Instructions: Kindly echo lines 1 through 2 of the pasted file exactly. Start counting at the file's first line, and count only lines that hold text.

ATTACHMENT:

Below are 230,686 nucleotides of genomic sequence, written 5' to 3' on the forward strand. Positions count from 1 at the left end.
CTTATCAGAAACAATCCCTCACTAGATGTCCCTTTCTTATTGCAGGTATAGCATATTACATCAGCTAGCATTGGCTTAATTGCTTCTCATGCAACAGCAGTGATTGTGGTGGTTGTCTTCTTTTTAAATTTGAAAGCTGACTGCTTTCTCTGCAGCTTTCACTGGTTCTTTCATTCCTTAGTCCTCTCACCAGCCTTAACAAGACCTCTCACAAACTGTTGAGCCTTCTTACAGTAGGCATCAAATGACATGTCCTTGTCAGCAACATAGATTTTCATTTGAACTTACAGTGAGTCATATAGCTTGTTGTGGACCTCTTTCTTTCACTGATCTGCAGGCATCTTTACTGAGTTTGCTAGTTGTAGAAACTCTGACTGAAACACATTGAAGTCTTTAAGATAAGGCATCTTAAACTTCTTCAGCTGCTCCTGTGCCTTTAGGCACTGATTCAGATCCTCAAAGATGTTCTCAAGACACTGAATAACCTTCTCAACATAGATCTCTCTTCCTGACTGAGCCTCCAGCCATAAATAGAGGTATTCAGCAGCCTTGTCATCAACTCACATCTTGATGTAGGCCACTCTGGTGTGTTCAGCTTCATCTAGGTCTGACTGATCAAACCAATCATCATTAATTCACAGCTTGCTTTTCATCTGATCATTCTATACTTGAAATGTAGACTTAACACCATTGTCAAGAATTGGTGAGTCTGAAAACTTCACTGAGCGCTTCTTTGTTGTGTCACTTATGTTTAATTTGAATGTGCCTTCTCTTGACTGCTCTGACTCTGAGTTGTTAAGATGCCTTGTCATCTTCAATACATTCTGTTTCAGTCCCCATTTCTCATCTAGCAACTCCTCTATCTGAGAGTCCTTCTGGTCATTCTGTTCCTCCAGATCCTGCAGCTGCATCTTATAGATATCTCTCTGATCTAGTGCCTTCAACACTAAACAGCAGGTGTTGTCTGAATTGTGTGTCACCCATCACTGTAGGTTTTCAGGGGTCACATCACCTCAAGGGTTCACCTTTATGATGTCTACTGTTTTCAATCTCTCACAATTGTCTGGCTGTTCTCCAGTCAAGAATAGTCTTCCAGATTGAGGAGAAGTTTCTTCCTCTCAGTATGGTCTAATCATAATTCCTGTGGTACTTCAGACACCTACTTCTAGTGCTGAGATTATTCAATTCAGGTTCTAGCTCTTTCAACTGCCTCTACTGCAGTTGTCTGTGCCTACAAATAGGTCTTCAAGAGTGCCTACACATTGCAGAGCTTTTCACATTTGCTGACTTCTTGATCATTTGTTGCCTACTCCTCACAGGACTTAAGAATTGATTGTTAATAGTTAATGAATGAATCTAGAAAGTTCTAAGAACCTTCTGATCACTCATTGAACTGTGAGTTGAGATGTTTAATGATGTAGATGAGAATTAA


Below are 230,686 nucleotides of genomic sequence, written 5' to 3' on the forward strand. Positions count from 1 at the left end.
CTTATCAGAAACAATCCCTCACTAGATGTCCCTTTCTTATTGCAGGTATAGCATATTACATCAGCTAGCATTGGCTTAATTGCTTCTCATGCAACAGCAGTGATTGTGGTGGTTGTCTTCTTTTTAAATTTGAAAGCTGACTGCTTTCTCTGCAGCTTTCACTGGTTCTTTCATTCCTTAGTCCTCTCACCAGCCTTAACAAGACCTCTCACAAACTGTTGAGCCTTCTTACAGTAGGCATCAAATGACATGTCCTTGTCAGCAACATAGATTTTCATTTGAACTTACAGTGAGTCATATAGCTTGTTGTGGACCTCTTTCTTTCACTGATCTGCAGGCATCTTTACTGAGTTTGCTAGTTGTAGAAACTCTGACTGAAACACATTGAAGTCTTTAAGATAAGGCATCTTAAACTTCTTCAGCTGCTCCTGTGCCTTTAGGCACTGATTCAGATCCTCAAAGATGTTCTCAAGACACTGAATAACCTTCTCAACATAGATCTCTCTTCCTGACTGAGCCTCCAGCCATAAATAGAGGTATTCAGCAGCCTTGTCATCAACTCACATCTTGATGTAGGCCACTCTGGTGTGTTCAGCTTCATCTAGGTCTGACTGATCAAACCAATCATCATTAATTCACAGCTTGCTTTTCATCTGATCATTCTATACTTGAAATGTAGACTTAACACCATTGTCAAGAATTGGTGAGTCTGAAAACTTCACTGAGCGCTTCTTTGTTGTGTCACTTATGTTTAATTTGAATGTGCCTTCTCTTGACTGCTCTGACTCTGAGTTGTTAAGATGCCTTGTCATCTTCAATACATTCTGTTTCAGTCCCCATTTCTCATCTAGCAACTCCTCTATCTGAGAGTCCTTCTGGTCATTCTGTTCCTCCAGATCCTGCAGCTGCATCTTATAGATATCTCTCTGATCTAGTGCCTTCAACACTAAACAGCAGGTGTTGTCTGAATTGTGTGTCACCCATCACTGTAGGTTTTCAGGGGTCACATCACCTCAAGGGTTCACCTTTATGATGTCTACTGTTTTCAATCTCTCACAATTGTCTGGCTGTTCTCCAGTCAAGAATAGTCTTCCAGATTGAGGAGAAGTTTCTTCCTCTCAGTATGGTCTAATCATAATTCCTGTGGTACTTCAGACACCTACTTCTAGTGCTGAGATTATTCAATTCAGGTTCTAGCTCTTTCAACTGCCTCTACTGCAGTTGTCTGTGCCTACAAATAGGTCTTCAAGAGTGCCTACACATTGCAGAGCTTTTCACATTTGCTGACTTCTTGATCATTTGTTGCCTACTCCTCACAGGACTTAAGAATTGATTGTTAATAGTTAATGAATGAATCTAGAAAGTTCTAAGAACCTTCTGATCACTCATTGAACTGTGAGTTGAGATGTTTAATGATGTAGATGAGAATTAA